President Donald Trump, after a desperate last-ditch effort to discredit the results of the election through legal challenges and baseless charges of fraud, has lost his bid for reelection.
The president — who presided over the deaths of more than 236,000 Americans in a pandemic he had little interest in controlling, emboldened white nationalists, separated immigrant children from their families, and used the government in service of his personal grievances — lost his reelection to Joe Biden.
On election night, the president falsely claimed victory. Two days later, he doubled-down at a press briefing in the White House alleging a widespread conspiracy to steal the election from him, as he set out to undermine the election and democracy. Even as it became clear the president would not win reelection, the campaign’s counsel claimed Friday morning that “irregularities” throughout the voting process would somehow overturn projections of Trump’s loss in an official statement that began with “This election is not over.”
The president himself tweeted, “Philadelphia has got a rotten history on election integrity,” the same day. He and his campaign have not presented reasonable evidence to back any of that up.
At the moment the race was called, the president was golfing.
Trump may have lost, but the lasting effects of his presidency will be etched into the American psyche for years. He reshaped the judiciary for a generation, appointing more than 200 conservative judges — some rated "not qualified" — to the bench, including three Supreme Court justices. He presided over a tax cut for the wealthy in a time of rampant financial inequality, made worse by the coronavirus pandemic he failed to contain. He elevated dangerous conspiracy theorists and fringe racists. And he exposed the modern Republican Party as ripe for takeover by a single demagogue.
And the scale of Trump’s support, even in loss, shows that he and his brand of politics can’t be deemed a fluke; Trump won more votes than he did in 2016, and his appeal to so many Republican voters could make him a powerful figure for years to come.
Trump for weeks refused to say whether he would leave office peacefully if he lost while repeatedly attempting to suppress the vote and undermine the election results by making false claims that it would be rigged. In the final days of the campaign, he fueled election anxiety by suggesting a Supreme Court decision to allow late-arriving ballots in Pennsylvania, a key state, would create “bedlam in our country.” There were multiple new suits filed in Pennsylvania after Election Day, and the campaign asked to intervene in the Supreme Court case. Lawsuits the campaign filed in Michigan and Georgia after Election Day were dismissed. Trump vowed to fight on even after all the major networks called the race for Biden on Saturday, releasing a statement accusing Biden of "falsely posing" as the victor and promising to continue his campaign's legal battle.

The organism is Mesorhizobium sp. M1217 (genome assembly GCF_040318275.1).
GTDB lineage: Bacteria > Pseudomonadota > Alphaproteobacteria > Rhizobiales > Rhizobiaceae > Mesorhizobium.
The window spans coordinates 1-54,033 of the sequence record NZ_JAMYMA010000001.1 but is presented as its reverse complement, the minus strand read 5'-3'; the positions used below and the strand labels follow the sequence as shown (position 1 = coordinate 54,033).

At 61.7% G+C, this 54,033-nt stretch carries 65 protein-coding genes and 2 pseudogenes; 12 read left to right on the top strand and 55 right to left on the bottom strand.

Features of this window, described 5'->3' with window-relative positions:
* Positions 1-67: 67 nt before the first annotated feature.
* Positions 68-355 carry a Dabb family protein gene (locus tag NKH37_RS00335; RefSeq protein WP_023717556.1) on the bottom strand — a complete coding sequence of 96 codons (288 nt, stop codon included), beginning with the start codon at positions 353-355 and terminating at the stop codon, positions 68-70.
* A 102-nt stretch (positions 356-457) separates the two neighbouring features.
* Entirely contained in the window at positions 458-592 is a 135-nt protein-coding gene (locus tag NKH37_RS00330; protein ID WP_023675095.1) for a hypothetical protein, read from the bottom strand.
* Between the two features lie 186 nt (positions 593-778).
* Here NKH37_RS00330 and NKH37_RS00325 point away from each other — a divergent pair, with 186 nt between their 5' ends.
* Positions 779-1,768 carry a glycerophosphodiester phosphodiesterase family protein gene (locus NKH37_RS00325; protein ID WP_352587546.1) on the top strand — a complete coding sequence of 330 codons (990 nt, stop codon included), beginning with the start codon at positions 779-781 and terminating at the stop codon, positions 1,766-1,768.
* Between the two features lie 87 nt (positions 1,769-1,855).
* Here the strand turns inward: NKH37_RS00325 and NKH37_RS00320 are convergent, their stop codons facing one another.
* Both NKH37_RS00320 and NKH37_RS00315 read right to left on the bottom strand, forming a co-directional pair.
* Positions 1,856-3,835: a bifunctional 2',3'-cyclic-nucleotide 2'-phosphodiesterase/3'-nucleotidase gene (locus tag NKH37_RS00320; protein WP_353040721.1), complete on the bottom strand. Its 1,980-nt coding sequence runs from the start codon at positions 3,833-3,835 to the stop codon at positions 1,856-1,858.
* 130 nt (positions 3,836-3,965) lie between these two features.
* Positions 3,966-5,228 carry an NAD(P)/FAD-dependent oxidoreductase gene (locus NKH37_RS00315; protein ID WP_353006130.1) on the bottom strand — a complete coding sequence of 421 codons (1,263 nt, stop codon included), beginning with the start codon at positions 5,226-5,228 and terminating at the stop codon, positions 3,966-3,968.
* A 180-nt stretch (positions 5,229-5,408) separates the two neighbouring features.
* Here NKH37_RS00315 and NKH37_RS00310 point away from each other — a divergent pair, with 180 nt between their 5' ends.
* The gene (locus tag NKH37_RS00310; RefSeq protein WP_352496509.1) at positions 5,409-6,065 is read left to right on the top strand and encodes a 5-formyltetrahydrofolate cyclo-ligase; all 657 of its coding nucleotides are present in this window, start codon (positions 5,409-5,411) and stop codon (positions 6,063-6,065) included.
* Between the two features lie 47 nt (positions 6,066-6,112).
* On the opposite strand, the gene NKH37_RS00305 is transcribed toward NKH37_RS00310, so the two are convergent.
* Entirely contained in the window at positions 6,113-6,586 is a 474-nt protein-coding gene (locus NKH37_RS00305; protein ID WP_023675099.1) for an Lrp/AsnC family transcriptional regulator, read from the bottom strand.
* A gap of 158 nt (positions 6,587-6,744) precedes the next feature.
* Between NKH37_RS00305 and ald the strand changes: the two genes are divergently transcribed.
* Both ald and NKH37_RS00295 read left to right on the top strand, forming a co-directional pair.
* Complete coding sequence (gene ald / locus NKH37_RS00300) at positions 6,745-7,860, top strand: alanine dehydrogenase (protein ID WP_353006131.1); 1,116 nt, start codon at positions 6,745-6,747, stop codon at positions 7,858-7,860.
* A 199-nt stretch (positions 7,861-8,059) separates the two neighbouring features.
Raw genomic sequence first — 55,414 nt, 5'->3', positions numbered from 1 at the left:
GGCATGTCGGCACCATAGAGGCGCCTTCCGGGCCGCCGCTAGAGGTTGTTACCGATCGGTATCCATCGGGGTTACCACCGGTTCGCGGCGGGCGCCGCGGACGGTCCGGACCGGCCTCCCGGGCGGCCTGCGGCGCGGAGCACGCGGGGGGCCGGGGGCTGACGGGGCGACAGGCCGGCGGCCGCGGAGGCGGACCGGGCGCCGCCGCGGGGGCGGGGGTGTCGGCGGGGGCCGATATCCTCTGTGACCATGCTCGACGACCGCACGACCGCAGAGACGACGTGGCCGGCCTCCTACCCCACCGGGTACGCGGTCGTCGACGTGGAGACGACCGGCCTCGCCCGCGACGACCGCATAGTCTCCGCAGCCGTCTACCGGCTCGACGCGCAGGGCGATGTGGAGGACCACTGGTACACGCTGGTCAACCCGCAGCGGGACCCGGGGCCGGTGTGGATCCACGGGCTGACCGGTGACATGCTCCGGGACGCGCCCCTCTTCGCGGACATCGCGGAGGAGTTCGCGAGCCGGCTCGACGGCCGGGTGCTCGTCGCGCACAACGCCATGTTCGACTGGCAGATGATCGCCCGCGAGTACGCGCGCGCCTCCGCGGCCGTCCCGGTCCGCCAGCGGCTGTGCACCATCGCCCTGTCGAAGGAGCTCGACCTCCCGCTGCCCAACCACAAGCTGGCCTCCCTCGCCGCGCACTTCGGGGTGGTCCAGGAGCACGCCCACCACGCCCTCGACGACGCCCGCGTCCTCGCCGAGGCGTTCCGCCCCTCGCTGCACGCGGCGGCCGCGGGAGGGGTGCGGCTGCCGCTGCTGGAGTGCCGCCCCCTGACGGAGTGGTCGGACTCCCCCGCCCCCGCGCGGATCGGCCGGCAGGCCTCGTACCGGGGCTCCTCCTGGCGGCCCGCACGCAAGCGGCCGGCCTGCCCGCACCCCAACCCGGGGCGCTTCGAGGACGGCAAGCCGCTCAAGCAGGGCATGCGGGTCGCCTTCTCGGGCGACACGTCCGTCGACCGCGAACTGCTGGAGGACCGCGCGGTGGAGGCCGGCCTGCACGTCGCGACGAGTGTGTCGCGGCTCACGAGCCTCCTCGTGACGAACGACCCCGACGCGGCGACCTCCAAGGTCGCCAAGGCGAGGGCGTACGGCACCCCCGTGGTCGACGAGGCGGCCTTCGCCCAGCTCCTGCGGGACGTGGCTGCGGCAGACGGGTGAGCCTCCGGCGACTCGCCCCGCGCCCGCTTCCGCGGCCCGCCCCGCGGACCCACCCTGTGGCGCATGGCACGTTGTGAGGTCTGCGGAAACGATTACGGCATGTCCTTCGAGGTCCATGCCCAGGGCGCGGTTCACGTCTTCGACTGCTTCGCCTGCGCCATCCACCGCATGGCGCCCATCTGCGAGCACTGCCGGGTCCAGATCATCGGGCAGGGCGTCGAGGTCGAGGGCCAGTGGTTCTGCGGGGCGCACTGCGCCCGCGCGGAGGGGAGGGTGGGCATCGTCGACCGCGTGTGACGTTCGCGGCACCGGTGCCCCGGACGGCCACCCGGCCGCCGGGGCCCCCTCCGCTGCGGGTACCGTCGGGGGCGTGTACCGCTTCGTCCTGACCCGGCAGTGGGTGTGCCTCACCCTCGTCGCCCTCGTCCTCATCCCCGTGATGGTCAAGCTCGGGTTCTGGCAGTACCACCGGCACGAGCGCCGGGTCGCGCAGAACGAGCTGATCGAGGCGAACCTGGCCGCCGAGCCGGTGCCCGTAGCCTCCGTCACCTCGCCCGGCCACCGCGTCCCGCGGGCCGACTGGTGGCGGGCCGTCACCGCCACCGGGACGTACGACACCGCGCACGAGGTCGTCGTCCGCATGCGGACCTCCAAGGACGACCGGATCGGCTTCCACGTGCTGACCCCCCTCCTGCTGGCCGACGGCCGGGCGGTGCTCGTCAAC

His flagrant attempts to discredit the 2020 election were another example of his long-held pattern of denying reality — like how he insisted the nation was “rounding the corner” on COVID-19 up until the end of his campaign, even as roughly 1,000 Americans were dying every day.
Still, Trump continued to attract passionate support from his fervent base of supporters. Thousands upon thousands of people flocked to his rallies around the country, thrilled when he’d slam journalists, scientists, Washington elites, and foreign allies, tapping into a vein of white social and economic grievance. They are likely to remain a powerful political force for years, even as they shrink demographically, influencing the Republican Party from the far right.
At times during the campaign, Trump openly entertained the idea that he might lose, saying, “maybe I’ll lose because they’ll say I’m not a nice person,” and suggesting he might leave the country if defeated. That is unlikely. With more than 85 million Twitter followers and a penchant for shattering norms, he is likely to continue to seek the spotlight and the attention of his base.
He may not be quick to relinquish control of the GOP, with enough loyalists in charge of state parties to keep him empowered even out of elected office. And there’s always the possibility that he could choose to run for president again in 2024, when he’d be 78.